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Railroaders' Nostalgia > Pain???
Date: 10/15/20 06:40
I see an image like this and just like an electric jolt, a very unpleasant memory comes shooting forward from my working career. There’s no pain quite so exquisite as cracking your shin against a rigid and unmovable iron object. Such as that which is found on the ice-covered walkway of your average RR locomotive. Yessir… it’s the kind of pain that will often coerce you into inventing 1 or 2 brand new curse words. Involuntarily, of course. It’s the kind of excruciating pain that usually doesn’t even require medical attention. But it dang sure can bring a grown man down to his knees, making pathetic little whimpering noises.
And oh by the way: Those shin-loving handrail stanchions and end sill foot ladders were designed with crew “safety in mind”. Hrrrrummphhh!!! Watch your step, indeed…
1. Snow & ice-covered MILW 5500 sits in Kansas City, MO on December 29, 1968.
B/W negative by William A. -Art- Gibson (WAG) Jr.
Thanks for looking back!
Lance Garrels (santafe199)
Art Gibson (wag216)
Date: 10/15/20 13:13
Mine were the bolts on the front side of the stairwells on EMDs. Can't remember why they were there but against my knees were prone to finding them. Makes me want to cry thinking about them.
Date: 10/15/20 13:38
Yes, my knees found them more often than my shins.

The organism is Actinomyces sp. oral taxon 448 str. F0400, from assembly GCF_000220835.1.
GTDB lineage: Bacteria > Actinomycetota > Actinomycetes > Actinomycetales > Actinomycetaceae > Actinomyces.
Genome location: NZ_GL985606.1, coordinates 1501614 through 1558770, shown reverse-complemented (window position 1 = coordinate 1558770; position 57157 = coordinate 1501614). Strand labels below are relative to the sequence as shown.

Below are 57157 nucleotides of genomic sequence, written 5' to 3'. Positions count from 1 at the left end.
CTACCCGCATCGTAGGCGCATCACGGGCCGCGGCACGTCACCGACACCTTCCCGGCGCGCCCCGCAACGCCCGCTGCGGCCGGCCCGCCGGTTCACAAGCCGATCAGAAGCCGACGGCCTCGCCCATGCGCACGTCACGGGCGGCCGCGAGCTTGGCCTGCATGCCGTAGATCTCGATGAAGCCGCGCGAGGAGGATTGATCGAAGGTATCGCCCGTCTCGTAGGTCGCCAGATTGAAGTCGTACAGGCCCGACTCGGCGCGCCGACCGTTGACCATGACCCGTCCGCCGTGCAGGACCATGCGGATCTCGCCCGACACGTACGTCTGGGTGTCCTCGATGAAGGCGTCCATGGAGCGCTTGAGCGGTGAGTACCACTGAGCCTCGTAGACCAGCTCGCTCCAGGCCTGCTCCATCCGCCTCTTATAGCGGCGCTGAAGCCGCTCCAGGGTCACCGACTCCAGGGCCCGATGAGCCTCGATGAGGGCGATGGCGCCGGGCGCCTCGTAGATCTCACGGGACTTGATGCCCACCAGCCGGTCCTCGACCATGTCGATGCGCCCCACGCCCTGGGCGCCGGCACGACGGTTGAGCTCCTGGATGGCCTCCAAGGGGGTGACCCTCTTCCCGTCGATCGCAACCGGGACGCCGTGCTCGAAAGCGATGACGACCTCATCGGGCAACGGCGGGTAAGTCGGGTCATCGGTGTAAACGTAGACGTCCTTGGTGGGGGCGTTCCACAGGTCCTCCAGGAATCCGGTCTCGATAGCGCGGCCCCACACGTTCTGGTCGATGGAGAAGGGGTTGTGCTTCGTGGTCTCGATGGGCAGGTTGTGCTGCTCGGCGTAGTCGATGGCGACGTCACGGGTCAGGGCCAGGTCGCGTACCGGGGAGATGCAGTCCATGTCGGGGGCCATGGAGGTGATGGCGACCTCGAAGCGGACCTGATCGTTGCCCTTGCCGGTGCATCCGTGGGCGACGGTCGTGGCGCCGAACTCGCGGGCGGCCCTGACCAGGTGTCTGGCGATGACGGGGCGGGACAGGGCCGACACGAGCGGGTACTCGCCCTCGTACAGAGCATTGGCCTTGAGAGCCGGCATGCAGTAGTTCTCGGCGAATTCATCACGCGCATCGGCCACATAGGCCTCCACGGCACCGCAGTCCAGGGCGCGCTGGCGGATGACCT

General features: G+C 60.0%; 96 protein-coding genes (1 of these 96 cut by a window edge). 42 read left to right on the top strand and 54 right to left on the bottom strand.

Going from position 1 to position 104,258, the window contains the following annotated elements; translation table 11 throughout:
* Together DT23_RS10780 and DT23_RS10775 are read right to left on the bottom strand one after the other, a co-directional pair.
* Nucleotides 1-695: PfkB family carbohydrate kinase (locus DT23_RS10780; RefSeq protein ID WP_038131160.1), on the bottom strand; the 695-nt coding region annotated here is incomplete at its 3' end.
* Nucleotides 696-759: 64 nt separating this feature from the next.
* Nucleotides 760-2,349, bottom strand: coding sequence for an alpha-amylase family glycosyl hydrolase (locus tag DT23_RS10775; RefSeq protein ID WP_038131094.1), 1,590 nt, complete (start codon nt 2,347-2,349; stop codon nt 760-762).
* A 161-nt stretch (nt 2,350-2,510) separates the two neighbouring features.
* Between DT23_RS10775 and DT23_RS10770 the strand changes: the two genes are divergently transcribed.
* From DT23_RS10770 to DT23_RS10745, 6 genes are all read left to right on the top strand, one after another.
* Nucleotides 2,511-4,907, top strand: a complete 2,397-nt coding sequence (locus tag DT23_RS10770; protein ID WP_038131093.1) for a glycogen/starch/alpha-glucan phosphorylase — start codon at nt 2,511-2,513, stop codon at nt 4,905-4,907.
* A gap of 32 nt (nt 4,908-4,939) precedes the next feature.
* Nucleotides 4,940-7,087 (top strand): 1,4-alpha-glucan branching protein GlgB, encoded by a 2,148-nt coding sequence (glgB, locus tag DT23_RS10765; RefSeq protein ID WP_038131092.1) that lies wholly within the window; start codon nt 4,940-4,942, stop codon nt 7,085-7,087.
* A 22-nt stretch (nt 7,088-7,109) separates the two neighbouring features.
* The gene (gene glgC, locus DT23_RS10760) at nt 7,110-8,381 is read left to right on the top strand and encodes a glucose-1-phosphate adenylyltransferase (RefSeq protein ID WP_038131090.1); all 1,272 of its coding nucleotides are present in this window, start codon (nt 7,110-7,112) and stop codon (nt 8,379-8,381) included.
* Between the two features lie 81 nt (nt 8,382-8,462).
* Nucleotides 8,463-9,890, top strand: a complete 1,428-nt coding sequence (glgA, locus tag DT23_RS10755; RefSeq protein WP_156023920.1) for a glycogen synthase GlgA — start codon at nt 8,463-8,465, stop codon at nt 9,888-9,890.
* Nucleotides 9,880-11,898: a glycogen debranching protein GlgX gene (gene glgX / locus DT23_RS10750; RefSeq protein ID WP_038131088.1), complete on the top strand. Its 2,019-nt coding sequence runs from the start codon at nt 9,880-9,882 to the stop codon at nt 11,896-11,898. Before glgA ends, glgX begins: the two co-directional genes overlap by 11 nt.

Posted from iPhone
Date: 10/15/20 15:05
Worst shin bruise I ever got happened in the early 90s when I was walking through a moving locomotive consist going from a SD40-2 to a C40-8. The walkways/drop steps are quite a bit higher on the GEs and you have to step up quite a bit, which becomes an automatic (muscle memory) movement after you've done it enough times. But this particular time we hit a frog or low spot or something and when the locomotives lurched I lost my balance just as I was stepping up to the GE, which threw off my reach, slamming my right shin into the edge of the drop step on the rear of the unit. These days the rule is that you can't be on the walkways if you are going over 20 MPH, but back then we used to regularly do it at speed and in this case we were doing about 50.
The pain shot through me but I collected myself and pressed on until I got back to my seat in the cab so I could survey the damage to my shin. I don't bruise very easily but this time my shin was turning purple and swelling like mad. After I tied up I went home and iced it down and took some Advil and by the next day it was still bruised but the pain had subsided enough that I figured the worst was behing me. I never reported it but I'll tell you what, it instilled in me a healthy respect for the dangers of crossing between moving units that I remember to this day.
Date: 10/15/20 15:43
Ouch. That U25 brings back a memory.
I watched a CR brakeman climbing up the front steps of a snow-packed former PC U25B on a local switching gig in the legendary awful winter of 1976-77, here in Albany. He got two steps up, slipped on the third and his feet went out into the open air. Gravity being what it is, he rapidly descended with his principal new point of contact being his nose and mouth against the top of the locomotive frame. He hit hard, real hard.